Turks Fear What Syria’s War Will Bring
As the autumn morning fog burns off the Syrian hills just across the Orontes River, the sound of gunfire and a Syrian military helicopter signal that another day’s bloodshed is resuming in the embattled Syrian village of Azmarin.
On the Turkish side, three flop-eared goats sit in a field, and a tethered horse and foal nibble at the brush, while across the border the helicopter circles Azmarin before striking.
Residents of Hacipasa line the fields, gesturing to the plume of smoke rising from the Syrian side. This isn’t a spectator sport — many of the families on the Turkish side have relatives in Syria. They wait for the calls from the river announcing more refugees fleeing the violence.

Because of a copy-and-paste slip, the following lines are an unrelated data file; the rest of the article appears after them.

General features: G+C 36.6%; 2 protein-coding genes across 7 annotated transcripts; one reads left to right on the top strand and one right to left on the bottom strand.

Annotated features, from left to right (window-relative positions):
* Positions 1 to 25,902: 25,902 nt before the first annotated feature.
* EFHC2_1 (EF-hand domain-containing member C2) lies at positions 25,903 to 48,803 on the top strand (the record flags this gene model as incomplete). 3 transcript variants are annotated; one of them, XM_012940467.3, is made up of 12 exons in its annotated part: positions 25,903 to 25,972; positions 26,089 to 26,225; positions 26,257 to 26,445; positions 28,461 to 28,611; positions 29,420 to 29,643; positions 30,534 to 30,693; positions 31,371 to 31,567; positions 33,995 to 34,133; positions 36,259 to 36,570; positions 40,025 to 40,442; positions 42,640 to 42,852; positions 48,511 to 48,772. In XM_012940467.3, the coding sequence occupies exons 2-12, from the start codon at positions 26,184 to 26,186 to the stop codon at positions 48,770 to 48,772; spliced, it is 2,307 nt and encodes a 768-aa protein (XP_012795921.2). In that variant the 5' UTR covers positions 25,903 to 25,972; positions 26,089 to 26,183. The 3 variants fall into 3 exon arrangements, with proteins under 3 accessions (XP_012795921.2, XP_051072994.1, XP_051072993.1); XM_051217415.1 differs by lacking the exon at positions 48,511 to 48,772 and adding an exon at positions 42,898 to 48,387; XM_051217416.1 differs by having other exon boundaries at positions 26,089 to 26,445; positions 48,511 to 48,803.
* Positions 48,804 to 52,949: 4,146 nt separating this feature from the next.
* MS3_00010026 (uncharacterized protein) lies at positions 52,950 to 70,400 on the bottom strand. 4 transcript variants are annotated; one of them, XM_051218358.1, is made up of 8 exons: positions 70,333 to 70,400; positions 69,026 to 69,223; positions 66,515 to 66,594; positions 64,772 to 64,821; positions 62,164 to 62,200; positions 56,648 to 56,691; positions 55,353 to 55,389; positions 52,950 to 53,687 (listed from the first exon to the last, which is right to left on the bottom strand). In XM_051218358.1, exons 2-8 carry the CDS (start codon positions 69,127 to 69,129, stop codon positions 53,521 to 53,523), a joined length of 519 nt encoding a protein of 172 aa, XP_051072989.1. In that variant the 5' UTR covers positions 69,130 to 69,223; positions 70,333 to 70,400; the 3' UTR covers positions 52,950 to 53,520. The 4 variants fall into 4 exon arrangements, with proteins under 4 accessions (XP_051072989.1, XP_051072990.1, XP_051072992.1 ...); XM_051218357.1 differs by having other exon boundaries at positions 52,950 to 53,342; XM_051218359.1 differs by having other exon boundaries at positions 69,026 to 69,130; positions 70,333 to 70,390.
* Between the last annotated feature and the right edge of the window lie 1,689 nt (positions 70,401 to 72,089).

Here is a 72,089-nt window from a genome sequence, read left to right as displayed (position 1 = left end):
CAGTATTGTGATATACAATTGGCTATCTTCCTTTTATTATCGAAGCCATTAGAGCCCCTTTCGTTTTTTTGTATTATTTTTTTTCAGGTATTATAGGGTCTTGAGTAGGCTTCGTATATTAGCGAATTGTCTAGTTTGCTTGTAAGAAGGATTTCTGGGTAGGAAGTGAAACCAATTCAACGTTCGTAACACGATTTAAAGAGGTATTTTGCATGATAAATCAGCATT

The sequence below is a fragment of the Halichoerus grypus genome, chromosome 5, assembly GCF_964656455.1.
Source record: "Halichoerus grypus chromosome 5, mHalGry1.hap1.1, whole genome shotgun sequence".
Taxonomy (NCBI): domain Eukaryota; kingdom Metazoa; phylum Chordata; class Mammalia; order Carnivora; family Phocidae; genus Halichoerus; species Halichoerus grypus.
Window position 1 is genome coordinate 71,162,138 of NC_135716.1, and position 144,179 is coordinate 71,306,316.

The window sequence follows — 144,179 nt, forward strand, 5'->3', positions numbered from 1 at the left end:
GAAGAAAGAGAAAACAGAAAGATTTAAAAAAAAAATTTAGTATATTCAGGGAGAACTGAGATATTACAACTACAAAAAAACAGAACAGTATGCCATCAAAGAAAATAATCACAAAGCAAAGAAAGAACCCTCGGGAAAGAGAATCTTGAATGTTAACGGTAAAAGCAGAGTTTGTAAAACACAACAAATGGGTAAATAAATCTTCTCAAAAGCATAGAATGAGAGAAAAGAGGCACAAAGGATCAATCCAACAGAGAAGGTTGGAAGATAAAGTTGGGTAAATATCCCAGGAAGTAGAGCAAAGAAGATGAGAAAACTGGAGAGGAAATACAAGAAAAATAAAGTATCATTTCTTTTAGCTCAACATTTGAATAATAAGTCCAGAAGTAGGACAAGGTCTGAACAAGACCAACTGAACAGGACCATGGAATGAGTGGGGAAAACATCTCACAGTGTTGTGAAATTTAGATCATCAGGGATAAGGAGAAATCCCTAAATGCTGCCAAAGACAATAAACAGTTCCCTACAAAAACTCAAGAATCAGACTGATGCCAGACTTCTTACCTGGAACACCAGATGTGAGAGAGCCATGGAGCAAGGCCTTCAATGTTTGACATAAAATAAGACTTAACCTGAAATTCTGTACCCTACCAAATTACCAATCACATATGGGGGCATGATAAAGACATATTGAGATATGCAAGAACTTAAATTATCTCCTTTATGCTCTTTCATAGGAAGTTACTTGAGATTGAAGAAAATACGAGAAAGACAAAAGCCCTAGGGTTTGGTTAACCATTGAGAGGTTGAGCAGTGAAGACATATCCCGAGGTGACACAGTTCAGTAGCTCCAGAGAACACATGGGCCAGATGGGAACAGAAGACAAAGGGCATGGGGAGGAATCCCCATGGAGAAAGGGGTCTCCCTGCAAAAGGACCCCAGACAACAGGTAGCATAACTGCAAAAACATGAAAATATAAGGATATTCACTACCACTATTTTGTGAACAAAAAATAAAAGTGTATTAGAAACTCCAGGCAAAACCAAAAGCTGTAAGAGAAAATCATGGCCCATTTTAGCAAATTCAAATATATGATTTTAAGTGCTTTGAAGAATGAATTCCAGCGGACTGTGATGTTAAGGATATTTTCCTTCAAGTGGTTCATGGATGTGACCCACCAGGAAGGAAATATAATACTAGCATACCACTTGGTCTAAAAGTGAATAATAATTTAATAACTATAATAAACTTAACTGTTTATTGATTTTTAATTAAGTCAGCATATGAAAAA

The refugees bring stories of bodies lying in the streets, and no respite from the shells and gunfire. Ahmed Juha, a 34-year-old Syrian, says he won’t stay long in Turkey, despite the horrific scenes in his small village near Azmarin.
“The situation is very bad there,” Juha says. The Syrian army “stormed in and started killing people, not just the [rebels]. They shot 15 people in the mosque, and then the helicopter bombs came.”